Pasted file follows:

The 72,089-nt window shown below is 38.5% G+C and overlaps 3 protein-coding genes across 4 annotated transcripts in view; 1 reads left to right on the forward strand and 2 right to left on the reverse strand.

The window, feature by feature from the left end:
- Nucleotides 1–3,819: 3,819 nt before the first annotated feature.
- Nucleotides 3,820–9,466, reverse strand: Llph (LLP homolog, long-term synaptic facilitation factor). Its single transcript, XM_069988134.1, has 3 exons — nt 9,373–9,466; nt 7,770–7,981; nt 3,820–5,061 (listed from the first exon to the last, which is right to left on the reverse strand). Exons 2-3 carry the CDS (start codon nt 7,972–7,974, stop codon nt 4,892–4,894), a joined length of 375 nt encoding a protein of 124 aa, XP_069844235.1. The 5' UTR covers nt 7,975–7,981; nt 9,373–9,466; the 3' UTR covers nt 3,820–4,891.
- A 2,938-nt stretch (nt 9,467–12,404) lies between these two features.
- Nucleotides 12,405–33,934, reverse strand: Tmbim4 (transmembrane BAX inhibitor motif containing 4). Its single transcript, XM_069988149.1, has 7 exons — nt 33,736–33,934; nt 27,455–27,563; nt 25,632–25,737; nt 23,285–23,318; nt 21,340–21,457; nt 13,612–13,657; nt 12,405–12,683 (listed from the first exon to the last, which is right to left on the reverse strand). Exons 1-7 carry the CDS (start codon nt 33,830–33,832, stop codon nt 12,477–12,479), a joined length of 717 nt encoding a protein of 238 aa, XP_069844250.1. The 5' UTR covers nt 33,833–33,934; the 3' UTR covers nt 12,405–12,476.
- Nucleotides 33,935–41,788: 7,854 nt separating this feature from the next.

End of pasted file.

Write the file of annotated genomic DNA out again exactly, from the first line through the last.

The 72,089-nt window shown below is 38.5% G+C and overlaps 3 protein-coding genes across 4 annotated transcripts in view; 1 reads left to right on the forward strand and 2 right to left on the reverse strand.

The window, feature by feature from the left end:
- Nucleotides 1–3,819: 3,819 nt before the first annotated feature.
- Nucleotides 3,820–9,466, reverse strand: Llph (LLP homolog, long-term synaptic facilitation factor). Its single transcript, XM_069988134.1, has 3 exons — nt 9,373–9,466; nt 7,770–7,981; nt 3,820–5,061 (listed from the first exon to the last, which is right to left on the reverse strand). Exons 2-3 carry the CDS (start codon nt 7,972–7,974, stop codon nt 4,892–4,894), a joined length of 375 nt encoding a protein of 124 aa, XP_069844235.1. The 5' UTR covers nt 7,975–7,981; nt 9,373–9,466; the 3' UTR covers nt 3,820–4,891.
- A 2,938-nt stretch (nt 9,467–12,404) lies between these two features.
- Nucleotides 12,405–33,934, reverse strand: Tmbim4 (transmembrane BAX inhibitor motif containing 4). Its single transcript, XM_069988149.1, has 7 exons — nt 33,736–33,934; nt 27,455–27,563; nt 25,632–25,737; nt 23,285–23,318; nt 21,340–21,457; nt 13,612–13,657; nt 12,405–12,683 (listed from the first exon to the last, which is right to left on the reverse strand). Exons 1-7 carry the CDS (start codon nt 33,830–33,832, stop codon nt 12,477–12,479), a joined length of 717 nt encoding a protein of 238 aa, XP_069844250.1. The 5' UTR covers nt 33,833–33,934; the 3' UTR covers nt 12,405–12,476.
- Nucleotides 33,935–41,788: 7,854 nt separating this feature from the next.